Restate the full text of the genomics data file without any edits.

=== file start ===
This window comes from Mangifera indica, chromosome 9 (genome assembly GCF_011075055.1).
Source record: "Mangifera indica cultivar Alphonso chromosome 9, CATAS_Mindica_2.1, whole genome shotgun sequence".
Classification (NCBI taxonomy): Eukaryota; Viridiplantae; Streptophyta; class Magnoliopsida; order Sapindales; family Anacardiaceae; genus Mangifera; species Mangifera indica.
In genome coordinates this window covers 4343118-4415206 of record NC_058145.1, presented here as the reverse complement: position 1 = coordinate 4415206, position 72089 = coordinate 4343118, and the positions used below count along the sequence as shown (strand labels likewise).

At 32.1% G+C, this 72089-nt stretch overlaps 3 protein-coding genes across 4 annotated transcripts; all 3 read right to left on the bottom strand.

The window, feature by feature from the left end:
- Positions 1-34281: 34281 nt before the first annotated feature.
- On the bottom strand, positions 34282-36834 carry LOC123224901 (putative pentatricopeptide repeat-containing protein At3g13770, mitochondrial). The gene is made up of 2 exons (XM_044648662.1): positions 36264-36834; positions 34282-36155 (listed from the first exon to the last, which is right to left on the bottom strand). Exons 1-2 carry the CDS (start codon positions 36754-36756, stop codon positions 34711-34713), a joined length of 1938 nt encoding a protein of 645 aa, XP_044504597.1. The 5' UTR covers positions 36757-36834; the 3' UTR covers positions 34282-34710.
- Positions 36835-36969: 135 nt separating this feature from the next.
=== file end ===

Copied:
This window comes from Mangifera indica, chromosome 9 (genome assembly GCF_011075055.1).
Source record: "Mangifera indica cultivar Alphonso chromosome 9, CATAS_Mindica_2.1, whole genome shotgun sequence".
Classification (NCBI taxonomy): Eukaryota; Viridiplantae; Streptophyta; class Magnoliopsida; order Sapindales; family Anacardiaceae; genus Mangifera; species Mangifera indica.
In genome coordinates this window covers 4343118-4415206 of record NC_058145.1, presented here as the reverse complement: position 1 = coordinate 4415206, position 72089 = coordinate 4343118, and the positions used below count along the sequence as shown (strand labels likewise).

At 32.1% G+C, this 72089-nt stretch overlaps 3 protein-coding genes across 4 annotated transcripts; all 3 read right to left on the bottom strand.

The window, feature by feature from the left end:
- Positions 1-34281: 34281 nt before the first annotated feature.
- On the bottom strand, positions 34282-36834 carry LOC123224901 (putative pentatricopeptide repeat-containing protein At3g13770, mitochondrial). The gene is made up of 2 exons (XM_044648662.1): positions 36264-36834; positions 34282-36155 (listed from the first exon to the last, which is right to left on the bottom strand). Exons 1-2 carry the CDS (start codon positions 36754-36756, stop codon positions 34711-34713), a joined length of 1938 nt encoding a protein of 645 aa, XP_044504597.1. The 5' UTR covers positions 36757-36834; the 3' UTR covers positions 34282-34710.
- Positions 36835-36969: 135 nt separating this feature from the next.